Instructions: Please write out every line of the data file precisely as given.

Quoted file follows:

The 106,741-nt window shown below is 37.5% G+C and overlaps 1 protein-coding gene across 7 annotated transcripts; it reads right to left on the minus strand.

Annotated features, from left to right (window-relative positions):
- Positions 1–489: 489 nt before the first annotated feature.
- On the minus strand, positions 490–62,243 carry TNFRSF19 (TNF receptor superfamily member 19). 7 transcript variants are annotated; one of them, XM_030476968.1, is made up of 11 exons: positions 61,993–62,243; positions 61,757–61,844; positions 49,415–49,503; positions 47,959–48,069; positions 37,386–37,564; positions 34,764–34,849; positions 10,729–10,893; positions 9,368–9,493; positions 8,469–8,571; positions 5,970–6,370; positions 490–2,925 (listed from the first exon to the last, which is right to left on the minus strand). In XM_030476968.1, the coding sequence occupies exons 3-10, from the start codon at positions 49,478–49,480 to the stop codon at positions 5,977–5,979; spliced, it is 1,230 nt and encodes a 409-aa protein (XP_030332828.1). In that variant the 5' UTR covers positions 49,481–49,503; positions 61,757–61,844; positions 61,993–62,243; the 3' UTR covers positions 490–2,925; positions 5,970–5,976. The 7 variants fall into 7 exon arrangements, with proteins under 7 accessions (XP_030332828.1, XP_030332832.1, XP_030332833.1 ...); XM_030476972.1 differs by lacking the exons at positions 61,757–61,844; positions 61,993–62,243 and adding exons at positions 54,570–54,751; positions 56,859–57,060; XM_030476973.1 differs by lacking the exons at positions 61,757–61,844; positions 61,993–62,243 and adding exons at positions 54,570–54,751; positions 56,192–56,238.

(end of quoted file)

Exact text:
The 106,741-nt window shown below is 37.5% G+C and overlaps 1 protein-coding gene across 7 annotated transcripts; it reads right to left on the minus strand.

Annotated features, from left to right (window-relative positions):
- Positions 1–489: 489 nt before the first annotated feature.
- On the minus strand, positions 490–62,243 carry TNFRSF19 (TNF receptor superfamily member 19). 7 transcript variants are annotated; one of them, XM_030476968.1, is made up of 11 exons: positions 61,993–62,243; positions 61,757–61,844; positions 49,415–49,503; positions 47,959–48,069; positions 37,386–37,564; positions 34,764–34,849; positions 10,729–10,893; positions 9,368–9,493; positions 8,469–8,571; positions 5,970–6,370; positions 490–2,925 (listed from the first exon to the last, which is right to left on the minus strand). In XM_030476968.1, the coding sequence occupies exons 3-10, from the start codon at positions 49,478–49,480 to the stop codon at positions 5,977–5,979; spliced, it is 1,230 nt and encodes a 409-aa protein (XP_030332828.1). In that variant the 5' UTR covers positions 49,481–49,503; positions 61,757–61,844; positions 61,993–62,243; the 3' UTR covers positions 490–2,925; positions 5,970–5,976. The 7 variants fall into 7 exon arrangements, with proteins under 7 accessions (XP_030332828.1, XP_030332832.1, XP_030332833.1 ...); XM_030476972.1 differs by lacking the exons at positions 61,757–61,844; positions 61,993–62,243 and adding exons at positions 54,570–54,751; positions 56,859–57,060; XM_030476973.1 differs by lacking the exons at positions 61,757–61,844; positions 61,993–62,243 and adding exons at positions 54,570–54,751; positions 56,192–56,238.